In general relativity, Regge calculus is a formalism for producing simplicial approximations of spacetimes that are solutions to the Einstein field equation. The calculus was introduced by the Italian theoretician Tullio Regge in 1961.
The starting point for Regge's work is the fact that every four dimensional time orientable Lorentzian manifold admits a triangulation into simplices. Furthermore, the spacetime curvature can be expressed in terms of deficit angles associated with 2-faces where arrangements of 4-simplices meet. These 2-faces play the same role as the vertices where arrangements of triangles meet in a triangulation of a 2-manifold, which is easier to visualize. Here a vertex with a positive angular deficit represents a concentration of positive Gaussian curvature, whereas a vertex with a negative angular deficit represents a concentration of negative Gaussian curvature.
The deficit angles can be computed directly from the various edge lengths in the triangulation, which is equivalent to saying that the Riemann curvature tensor can be computed from the metric tensor of a Lorentzian manifold. Regge showed that the vacuum field equations can be reformulated as a restriction on these deficit angles. He then showed how this can be applied to evolve an initial spacelike hyperslice according to the vacuum field equation.
The result is that, starting with a triangulation of some spacelike hyperslice (which must itself satisfy a certain constraint equation), one can eventually obtain a simplicial approximation to a vacuum solution. This can be applied to difficult problems in numerical relativity such as simulating the collision of two black holes.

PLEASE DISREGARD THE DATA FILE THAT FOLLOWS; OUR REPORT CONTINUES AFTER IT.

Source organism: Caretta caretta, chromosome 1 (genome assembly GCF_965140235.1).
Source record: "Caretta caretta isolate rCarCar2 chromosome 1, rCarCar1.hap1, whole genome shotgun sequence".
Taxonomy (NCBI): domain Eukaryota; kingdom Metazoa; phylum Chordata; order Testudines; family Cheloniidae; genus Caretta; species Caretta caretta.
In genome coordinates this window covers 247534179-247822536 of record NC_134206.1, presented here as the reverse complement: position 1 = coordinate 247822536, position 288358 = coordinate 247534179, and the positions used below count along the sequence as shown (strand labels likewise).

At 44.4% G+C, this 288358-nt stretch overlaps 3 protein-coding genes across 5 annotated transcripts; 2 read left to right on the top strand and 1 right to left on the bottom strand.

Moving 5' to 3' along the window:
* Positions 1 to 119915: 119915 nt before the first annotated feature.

The elegant idea behind Regge calculus has motivated the construction of further generalizations of this idea. In particular, Regge calculus has been adapted to study quantum gravity.
- John Archibald Wheeler (1965). "Geometrodynamics and the Issue of the Final State, in "Relativity Groups and Topology"". Les Houches Lecture Notes 1963, Gordon and Breach. Cite journal requires
- Misner, Charles W. Thorne, Kip S. & Wheeler, John Archibald (1973). Gravitation. San Francisco: W. H. Freeman. ISBN 978-0-7167-0344-0.CS1 maint: multiple names: authors list (link) See chapter 42.
- Herbert W. Hamber (2009). Hamber, Herbert W (ed.). Quantum Gravitation - The Feynman Path Integral Approach. Springer Publishing. doi:10.1007/978-3-540-85293-3. ISBN 978-3-540-85292-6. Chapters 4 and 6.  
- James B. Hartle (1985). "Simplicial MiniSuperSpace I. General Discussion". Journal of Mathematical Physics. 26 (4): 804–812. Bibcode:1985JMP....26..804H. doi:10.1063/1.526571.
- Ruth M. Williams & Philip A. Tuckey (1992). "Regge calculus: a brief review and bibliography". Class. Quantum Grav. 9 (5): 1409–1422. Bibcode:1992CQGra...9.1409W. doi:10.1088/0264-9381/9/5/021. Available (subscribers only) at "Classical and Quantum Gravity".
- Tullio E. Regge and Ruth M. Williams (2000). "Discrete Structures in Gravity". Journal of Mathematical Physics. 41 (6): 3964–3984. arXiv:gr-qc/0012035. Bibcode:2000JMP....41.3964R. doi:10.1063/1.533333. S2CID 118957627. Available at .
- Herbert W. Hamber (1984). "Simplicial Quantum Gravity, in the Les Houches Summer School on Critical Phenomena, Random Systems and Gauge Theories, Session XLIII". North Holland Elsevier: 375–439. Cite journal requires
- Adrian P. Gentle (2002). "Regge calculus: a unique tool for numerical relativity". Gen. Rel. Grav. 34 (10): 1701–1718. doi:10.1023/A:1020128425143. S2CID 119090423. eprint
- Renate Loll (1998). "Discrete approaches to quantum gravity in four dimensions". Living Rev. Relativ. 1 (1): 13. arXiv:gr-qc/9805049. Bibcode:1998LRR.....1...13L. doi:10.12942/lrr-1998-13. PMC 5253799. PMID 28191826. Available at "Living Reviews of Relativity". See section 3.
- J. W. Barrett (1987). "The geometry of classical Regge calculus". Class. Quantum Grav. 4 (6): 1565–1576. Bibcode:1987CQGra...4.1565B. doi:10.1088/0264-9381/4/6/015. Available (subscribers only) at "Classical and Quantum Gravity".